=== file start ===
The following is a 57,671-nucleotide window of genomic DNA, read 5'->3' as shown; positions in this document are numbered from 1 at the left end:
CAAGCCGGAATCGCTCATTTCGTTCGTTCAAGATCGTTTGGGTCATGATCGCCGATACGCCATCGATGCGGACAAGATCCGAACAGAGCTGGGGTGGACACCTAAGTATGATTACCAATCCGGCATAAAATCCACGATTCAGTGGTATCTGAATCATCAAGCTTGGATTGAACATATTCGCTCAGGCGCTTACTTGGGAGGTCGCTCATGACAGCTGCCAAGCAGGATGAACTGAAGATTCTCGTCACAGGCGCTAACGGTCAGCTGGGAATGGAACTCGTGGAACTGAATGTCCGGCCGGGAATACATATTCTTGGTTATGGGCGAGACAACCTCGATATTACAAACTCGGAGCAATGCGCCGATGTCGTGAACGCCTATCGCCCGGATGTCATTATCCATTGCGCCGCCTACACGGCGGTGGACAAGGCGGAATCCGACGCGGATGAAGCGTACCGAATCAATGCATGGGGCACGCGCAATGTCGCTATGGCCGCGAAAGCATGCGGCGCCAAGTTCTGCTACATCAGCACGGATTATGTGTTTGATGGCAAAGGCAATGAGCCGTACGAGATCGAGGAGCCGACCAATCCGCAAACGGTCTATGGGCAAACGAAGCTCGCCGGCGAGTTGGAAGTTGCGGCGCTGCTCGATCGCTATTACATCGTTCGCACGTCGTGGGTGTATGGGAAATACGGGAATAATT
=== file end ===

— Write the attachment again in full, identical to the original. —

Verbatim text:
The following is a 57,671-nucleotide window of genomic DNA, read 5'->3' as shown; positions in this document are numbered from 1 at the left end:
CAAGCCGGAATCGCTCATTTCGTTCGTTCAAGATCGTTTGGGTCATGATCGCCGATACGCCATCGATGCGGACAAGATCCGAACAGAGCTGGGGTGGACACCTAAGTATGATTACCAATCCGGCATAAAATCCACGATTCAGTGGTATCTGAATCATCAAGCTTGGATTGAACATATTCGCTCAGGCGCTTACTTGGGAGGTCGCTCATGACAGCTGCCAAGCAGGATGAACTGAAGATTCTCGTCACAGGCGCTAACGGTCAGCTGGGAATGGAACTCGTGGAACTGAATGTCCGGCCGGGAATACATATTCTTGGTTATGGGCGAGACAACCTCGATATTACAAACTCGGAGCAATGCGCCGATGTCGTGAACGCCTATCGCCCGGATGTCATTATCCATTGCGCCGCCTACACGGCGGTGGACAAGGCGGAATCCGACGCGGATGAAGCGTACCGAATCAATGCATGGGGCACGCGCAATGTCGCTATGGCCGCGAAAGCATGCGGCGCCAAGTTCTGCTACATCAGCACGGATTATGTGTTTGATGGCAAAGGCAATGAGCCGTACGAGATCGAGGAGCCGACCAATCCGCAAACGGTCTATGGGCAAACGAAGCTCGCCGGCGAGTTGGAAGTTGCGGCGCTGCTCGATCGCTATTACATCGTTCGCACGTCGTGGGTGTATGGGAAATACGGGAATAATT